Michael Reinemer

Protecting our remaining wild landscapes is critical but we need to make sure people can also access and experience these places. Wilderness is supposed to be protected for people, not from people.


[ The U.S. Renewable Fuel Standard: It’s Not Just for Ethanol Anymore ]

The debate surrounding ethanol and federally mandated targets for its production tends to dominate the conversation about the United States’ Renewable Fuel Standard (RFS). But the Environmental Protection Agency recently issued a tweak to the RFS that also deserves attention.

The agency said that electricity generated from biogas counts toward compliance with the RFS, a change that stands to have significant implications for electric vehicle drivers, the utilities that supply those drivers with power, and—especially here in Vermont—dairy farmers.  Refiners and importers of gasoline and diesel who are obligated under the RFS to buy renewable fuels can fulfill that obligation by purchasing credits from producers of these compliance fuels, which now include biogas generated electricity.

Biogas is produced when organic waste material such as manure from a dairy farm is broken down and the resulting gases are captured. That gas can then be used to generate electricity, which becomes a transportation fuel when it’s used to charge an electric car.

This is not a casual change in the rules. To date, ethanol has been the “compliance fuel” of choice for obligated parties; opening up this electricity pathway means that a whole new set of players can participate in the growth of U.S. renewable fuels.

Even in a small state like Vermont, the use of these alternative fuels is scalable. Vermont has more biogas capacity than electric cars on the road. The electric capacity from Vermont’s biogas could support more than 30,000 electric vehicles, about 40 times the number currently registered in Vermont.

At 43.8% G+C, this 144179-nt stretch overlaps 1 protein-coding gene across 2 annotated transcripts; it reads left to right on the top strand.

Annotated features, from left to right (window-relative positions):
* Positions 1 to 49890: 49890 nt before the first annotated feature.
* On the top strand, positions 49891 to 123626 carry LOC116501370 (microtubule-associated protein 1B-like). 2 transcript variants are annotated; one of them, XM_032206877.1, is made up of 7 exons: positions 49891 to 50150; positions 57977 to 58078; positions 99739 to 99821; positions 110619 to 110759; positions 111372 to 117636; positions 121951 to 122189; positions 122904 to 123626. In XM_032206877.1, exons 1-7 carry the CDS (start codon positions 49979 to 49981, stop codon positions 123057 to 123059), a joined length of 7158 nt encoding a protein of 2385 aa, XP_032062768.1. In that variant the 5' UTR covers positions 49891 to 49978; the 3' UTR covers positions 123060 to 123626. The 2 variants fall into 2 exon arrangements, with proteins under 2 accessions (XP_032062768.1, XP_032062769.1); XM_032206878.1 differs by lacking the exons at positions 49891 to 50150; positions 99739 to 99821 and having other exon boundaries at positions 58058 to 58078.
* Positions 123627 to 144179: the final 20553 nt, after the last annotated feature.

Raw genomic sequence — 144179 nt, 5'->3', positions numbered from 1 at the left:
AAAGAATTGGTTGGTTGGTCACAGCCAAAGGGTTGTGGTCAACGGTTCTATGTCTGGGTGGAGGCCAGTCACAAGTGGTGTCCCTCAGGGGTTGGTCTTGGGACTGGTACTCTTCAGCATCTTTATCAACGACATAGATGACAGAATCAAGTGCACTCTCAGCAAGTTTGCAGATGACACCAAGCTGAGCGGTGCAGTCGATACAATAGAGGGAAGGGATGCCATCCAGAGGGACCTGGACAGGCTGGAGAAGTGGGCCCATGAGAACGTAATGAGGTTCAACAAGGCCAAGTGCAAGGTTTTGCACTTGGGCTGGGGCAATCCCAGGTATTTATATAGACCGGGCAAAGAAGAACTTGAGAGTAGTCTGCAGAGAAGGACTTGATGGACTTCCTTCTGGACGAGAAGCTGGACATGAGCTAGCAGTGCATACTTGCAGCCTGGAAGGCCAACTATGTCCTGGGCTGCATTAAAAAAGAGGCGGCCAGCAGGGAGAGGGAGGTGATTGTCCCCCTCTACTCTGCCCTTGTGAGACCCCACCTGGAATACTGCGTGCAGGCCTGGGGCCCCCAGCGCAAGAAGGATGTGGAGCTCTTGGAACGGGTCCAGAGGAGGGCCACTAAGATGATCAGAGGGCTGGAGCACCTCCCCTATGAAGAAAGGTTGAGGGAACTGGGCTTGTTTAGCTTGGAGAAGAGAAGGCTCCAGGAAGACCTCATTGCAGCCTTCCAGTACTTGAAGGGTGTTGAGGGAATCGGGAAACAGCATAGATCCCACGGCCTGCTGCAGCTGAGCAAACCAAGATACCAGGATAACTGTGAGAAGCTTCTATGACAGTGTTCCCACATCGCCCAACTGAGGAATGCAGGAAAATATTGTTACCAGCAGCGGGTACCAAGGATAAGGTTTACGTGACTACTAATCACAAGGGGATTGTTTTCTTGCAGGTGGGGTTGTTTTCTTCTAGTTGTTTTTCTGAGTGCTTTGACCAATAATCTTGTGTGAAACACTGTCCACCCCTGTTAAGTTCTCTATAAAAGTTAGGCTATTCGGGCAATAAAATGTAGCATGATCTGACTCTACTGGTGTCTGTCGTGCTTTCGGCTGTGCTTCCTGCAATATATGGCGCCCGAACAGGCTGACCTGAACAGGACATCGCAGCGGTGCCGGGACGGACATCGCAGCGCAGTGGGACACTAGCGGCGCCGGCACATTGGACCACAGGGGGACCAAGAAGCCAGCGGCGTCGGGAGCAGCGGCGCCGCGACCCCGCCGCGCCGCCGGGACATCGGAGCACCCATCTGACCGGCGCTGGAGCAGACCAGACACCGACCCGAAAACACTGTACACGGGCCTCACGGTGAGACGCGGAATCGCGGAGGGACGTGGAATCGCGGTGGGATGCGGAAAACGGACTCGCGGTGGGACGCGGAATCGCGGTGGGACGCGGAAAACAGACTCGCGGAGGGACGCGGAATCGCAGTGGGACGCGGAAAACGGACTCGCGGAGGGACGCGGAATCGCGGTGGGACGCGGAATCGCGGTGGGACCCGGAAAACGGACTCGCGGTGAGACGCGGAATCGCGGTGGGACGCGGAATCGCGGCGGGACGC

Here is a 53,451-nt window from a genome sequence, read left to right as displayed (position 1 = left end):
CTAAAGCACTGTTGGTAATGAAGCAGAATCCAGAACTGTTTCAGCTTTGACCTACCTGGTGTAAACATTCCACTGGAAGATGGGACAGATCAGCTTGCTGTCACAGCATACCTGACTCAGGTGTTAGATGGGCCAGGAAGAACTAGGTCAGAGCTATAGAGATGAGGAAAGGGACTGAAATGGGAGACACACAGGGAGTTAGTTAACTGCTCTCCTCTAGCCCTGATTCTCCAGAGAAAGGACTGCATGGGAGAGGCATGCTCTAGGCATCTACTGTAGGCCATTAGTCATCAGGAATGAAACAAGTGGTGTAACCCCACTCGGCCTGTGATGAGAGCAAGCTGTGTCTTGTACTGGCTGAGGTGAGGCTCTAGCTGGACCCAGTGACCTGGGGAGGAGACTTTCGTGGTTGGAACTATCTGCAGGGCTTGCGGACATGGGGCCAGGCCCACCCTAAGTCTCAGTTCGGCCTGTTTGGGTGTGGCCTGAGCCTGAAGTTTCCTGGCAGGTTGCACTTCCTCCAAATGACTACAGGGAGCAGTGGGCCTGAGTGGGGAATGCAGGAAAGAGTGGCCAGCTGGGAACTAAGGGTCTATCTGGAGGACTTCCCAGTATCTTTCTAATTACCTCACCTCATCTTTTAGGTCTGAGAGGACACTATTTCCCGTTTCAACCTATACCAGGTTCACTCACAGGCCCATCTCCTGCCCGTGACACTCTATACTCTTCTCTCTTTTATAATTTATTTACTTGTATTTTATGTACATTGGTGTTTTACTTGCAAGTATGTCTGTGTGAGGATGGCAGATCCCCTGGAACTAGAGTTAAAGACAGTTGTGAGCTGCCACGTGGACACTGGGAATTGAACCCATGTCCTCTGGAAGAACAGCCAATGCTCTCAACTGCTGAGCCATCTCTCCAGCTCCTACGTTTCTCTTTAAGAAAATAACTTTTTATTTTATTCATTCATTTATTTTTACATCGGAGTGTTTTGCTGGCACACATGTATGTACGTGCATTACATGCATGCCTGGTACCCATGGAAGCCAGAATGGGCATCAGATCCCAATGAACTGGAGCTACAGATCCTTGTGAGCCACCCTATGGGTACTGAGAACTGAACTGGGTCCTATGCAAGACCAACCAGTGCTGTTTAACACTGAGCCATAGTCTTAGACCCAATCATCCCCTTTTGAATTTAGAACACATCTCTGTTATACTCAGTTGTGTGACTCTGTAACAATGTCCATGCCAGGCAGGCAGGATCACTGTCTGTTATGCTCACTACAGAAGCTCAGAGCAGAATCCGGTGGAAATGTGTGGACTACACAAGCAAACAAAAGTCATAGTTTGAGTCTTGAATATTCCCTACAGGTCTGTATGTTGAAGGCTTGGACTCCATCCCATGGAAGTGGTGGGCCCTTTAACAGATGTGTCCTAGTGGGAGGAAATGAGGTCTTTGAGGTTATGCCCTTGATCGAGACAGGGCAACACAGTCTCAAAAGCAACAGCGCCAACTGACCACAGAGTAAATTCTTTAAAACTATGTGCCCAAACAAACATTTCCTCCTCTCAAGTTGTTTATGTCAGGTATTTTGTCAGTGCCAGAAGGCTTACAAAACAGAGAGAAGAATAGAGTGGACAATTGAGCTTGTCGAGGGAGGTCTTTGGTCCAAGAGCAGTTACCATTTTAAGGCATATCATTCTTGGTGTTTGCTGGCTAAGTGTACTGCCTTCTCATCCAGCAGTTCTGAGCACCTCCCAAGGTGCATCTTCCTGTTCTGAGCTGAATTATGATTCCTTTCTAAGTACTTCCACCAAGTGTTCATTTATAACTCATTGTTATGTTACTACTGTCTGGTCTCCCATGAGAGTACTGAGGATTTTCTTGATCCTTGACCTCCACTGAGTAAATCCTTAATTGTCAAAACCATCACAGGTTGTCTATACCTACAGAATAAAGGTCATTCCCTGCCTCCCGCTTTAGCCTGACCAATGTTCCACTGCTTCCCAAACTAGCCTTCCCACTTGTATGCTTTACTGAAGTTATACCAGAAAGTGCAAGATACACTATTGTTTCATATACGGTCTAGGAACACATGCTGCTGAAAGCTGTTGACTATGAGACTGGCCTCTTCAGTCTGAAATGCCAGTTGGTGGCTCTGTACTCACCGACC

What’s the incentive for farmers and utilities to take part? Revenue. The production and sale of biofuel under the RFS earns it valuable credits that can be traded. If farmers who produce biogas-fueled electricity then sell it to their local utilities, for example, this new pathway suddenly becomes a possible new revenue stream for them, changing their economics, and the economics for utilities.

Electric utilities have not traditionally been engaged in the renewable fuel or transportation sector. But the adoption of this new rule gives utilities an even greater incentive to support the deployment of EVs and EV charging stations to support this pathway. That’s because if a utility earns credit for selling biogas-generated electricity, it can then earn money by selling that credit to, say, an oil refiner that wants to meet its RFS obligations by buying credits rather than actual biofuels. In this way, oil refiners could end up paying for electricity that powers EVs.

One of the criticisms leveled at electric vehicles is that they aren’t so green if the electricity that powers them comes from burning fossil fuels. If farms and landfills across the country can help power those cars, then they have an even stronger chance of bringing down our transportation emissions.

[ Switch to Natural Gas Won’t Reduce Carbon Emissions Much, Study Finds ]

Switching power plants from coal to gas will make us use more electricity and delay the dawn of renewables, a new study claims.

[ 8 reasons to give back on National Public Lands Day ]

National Public Lands Day is America’s largest, single-day volunteer effort to care for our public lands.


[ Significant progress announced in efforts to balance conservation and clean energy through the Desert Renewable Energy Conservation Plan ]

Annette Kondo

Interior Secretary Jewell confirmed today the release of a detailed plan for the long term health of California desert lands.